Clusters continued to expand at restaurants, hospitals and homes for the elderly. The latest care facility hit was the Salvation Army Lung Hang Residence for Senior Citizens in Tai Wai, where a cleaner was confirmed infected and a chef tested preliminary positive. The facility’s 55 residents and more than 30 employees will all be tested.

Previously, the Kong Tai Care for the Aged Centre Limited in Tsz Wan Shan recorded more than 40 infections, while at least three cases have emerged at the Jockey Club Harmony Villa in Wong Chuk Hang.

More cases also emerged in hospitals – two at Queen Elizabeth Hospital, adding to an existing four, and one each at Pamela Youde Nethersole Eastern Hospital and North District Hospital.

A pregnant woman who was infected with Covid-19 had an urgent caesarean section. Her newborn was intubated with breathing difficulties and would be tested for the virus. Dr Linda Yu Wai-ling, a chief manager at the Hospital Authority, said according to overseas experience, the chance of a mother transmitting the coronavirus to a fetus was usually low.

Six new cases were tied to the Tao Heung restaurant in Mong Kok, while five people working in Tsz Wan Shan, a heavily affected neighbourhood, were confirmed infected, including employees at restaurants, a hair salon and a market.

Eight of the latest infections were imported, involving three domestic workers from the Philippines, two people from the US, a seafarer from the Philippines and aircrew members arriving from India and Kazakhstan.

Starting from next Wednesday, travellers from the US and Kazakhstan will be required to present health certificates before boarding showing they are free of the virus, with the test taken within the past 72 hours, and they would be quarantined at hotels upon arrival.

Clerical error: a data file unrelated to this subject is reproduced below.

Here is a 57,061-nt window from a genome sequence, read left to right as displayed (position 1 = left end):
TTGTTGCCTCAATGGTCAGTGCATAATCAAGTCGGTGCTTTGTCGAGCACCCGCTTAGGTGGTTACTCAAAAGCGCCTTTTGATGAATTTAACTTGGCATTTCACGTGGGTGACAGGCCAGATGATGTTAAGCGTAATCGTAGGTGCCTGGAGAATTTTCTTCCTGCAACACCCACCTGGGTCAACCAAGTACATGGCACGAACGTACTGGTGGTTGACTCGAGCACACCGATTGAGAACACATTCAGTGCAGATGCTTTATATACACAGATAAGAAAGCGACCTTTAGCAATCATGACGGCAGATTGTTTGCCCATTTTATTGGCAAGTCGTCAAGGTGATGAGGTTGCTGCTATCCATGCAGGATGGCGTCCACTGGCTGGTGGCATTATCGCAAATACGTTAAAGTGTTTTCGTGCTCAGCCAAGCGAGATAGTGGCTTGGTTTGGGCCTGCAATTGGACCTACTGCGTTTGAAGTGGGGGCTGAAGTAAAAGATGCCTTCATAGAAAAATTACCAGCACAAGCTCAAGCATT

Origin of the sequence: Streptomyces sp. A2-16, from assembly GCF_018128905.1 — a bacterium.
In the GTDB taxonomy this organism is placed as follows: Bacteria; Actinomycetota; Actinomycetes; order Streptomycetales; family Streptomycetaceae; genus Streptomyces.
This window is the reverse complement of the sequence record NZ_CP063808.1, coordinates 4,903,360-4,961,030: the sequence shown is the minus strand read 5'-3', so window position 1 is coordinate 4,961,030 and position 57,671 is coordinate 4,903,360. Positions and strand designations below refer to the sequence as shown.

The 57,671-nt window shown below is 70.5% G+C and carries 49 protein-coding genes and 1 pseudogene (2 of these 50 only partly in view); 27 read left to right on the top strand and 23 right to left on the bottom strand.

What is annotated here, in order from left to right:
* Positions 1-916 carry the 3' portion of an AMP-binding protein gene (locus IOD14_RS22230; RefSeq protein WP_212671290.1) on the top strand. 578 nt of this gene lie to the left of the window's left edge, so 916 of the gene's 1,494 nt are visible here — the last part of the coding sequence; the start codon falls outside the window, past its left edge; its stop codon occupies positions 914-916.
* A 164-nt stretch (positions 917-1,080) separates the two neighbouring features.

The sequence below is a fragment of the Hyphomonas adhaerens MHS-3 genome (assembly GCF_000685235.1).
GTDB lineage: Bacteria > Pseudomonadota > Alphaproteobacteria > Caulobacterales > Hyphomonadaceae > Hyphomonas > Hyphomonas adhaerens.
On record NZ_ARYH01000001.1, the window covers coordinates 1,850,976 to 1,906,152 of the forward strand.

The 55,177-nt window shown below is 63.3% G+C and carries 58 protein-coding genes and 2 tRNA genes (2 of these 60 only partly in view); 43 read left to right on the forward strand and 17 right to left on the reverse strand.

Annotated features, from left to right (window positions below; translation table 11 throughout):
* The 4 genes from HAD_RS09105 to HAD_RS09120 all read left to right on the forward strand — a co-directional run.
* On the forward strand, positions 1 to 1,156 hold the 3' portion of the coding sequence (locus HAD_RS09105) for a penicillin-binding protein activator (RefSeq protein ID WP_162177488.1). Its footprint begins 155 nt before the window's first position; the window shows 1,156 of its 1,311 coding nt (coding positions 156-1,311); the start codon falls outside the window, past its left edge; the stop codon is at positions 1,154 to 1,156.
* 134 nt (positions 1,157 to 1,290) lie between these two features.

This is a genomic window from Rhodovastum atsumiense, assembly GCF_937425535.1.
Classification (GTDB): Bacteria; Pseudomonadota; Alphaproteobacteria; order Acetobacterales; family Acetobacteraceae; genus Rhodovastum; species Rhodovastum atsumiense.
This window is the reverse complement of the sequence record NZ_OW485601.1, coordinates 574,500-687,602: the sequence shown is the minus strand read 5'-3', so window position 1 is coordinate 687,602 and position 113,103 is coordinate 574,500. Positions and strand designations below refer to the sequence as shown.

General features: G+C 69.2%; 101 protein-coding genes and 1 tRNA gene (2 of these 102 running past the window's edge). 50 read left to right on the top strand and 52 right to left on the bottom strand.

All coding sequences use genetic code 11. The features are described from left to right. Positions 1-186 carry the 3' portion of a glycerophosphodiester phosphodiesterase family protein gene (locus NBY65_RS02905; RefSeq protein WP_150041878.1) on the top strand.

The government added the two countries to a list of “high-risk” nations where the pandemic was especially severe that comprised Bangladesh, India, Indonesia, Nepal, Pakistan, the Philippines and South Africa. Entry requirements for arrivals from those seven countries will come into effect on Saturday. Passengers will also be required to present proof they have booked a hotel for at least two weeks before being allowed entry.

The government made wearing masks mandatory on public transport last week, and residents will be required to wear them in indoor public venues, including shopping malls, supermarkets, bus interchanges and terminuses, beginning on Thursday. Anyone flouting the new regulation will be subject to a maximum fine of HK$5,000 (US$645).

Howard Chan Wai-kee, the deputy secretary for food and health, said bus stops were not included at this stage as there was no clear definition of their areas.

People involved in administering public places such as employees of property management companies would be authorised to enforce the law, according to Chan.

“If their reminder or action [is ineffective] and a person is not cooperating, we can require law enforcement officers to come to the scene to handle the situation,” he said.

Johnnie Chan Chi-kau, president of the Hong Kong Association of Property Management Companies, said firms would make sure staff had enough protective equipment to perform their jobs, and would initially try to persuade offenders to wear masks.
“If they encounter continued resistance, the security guard may ask the offenders to leave the area.”

Sophia Chan said traffic statistics including the number of MTR passengers had gone down in the past few days, but a small reduction was not enough.

“This is a good sign, but we need a further drop, because to cut the transmission chain in the community, we really need to quiet down and stay home,” she said. “If everybody works together to minimise unnecessary social activities for a short while, one or two weeks, I am sure the situation will improve.”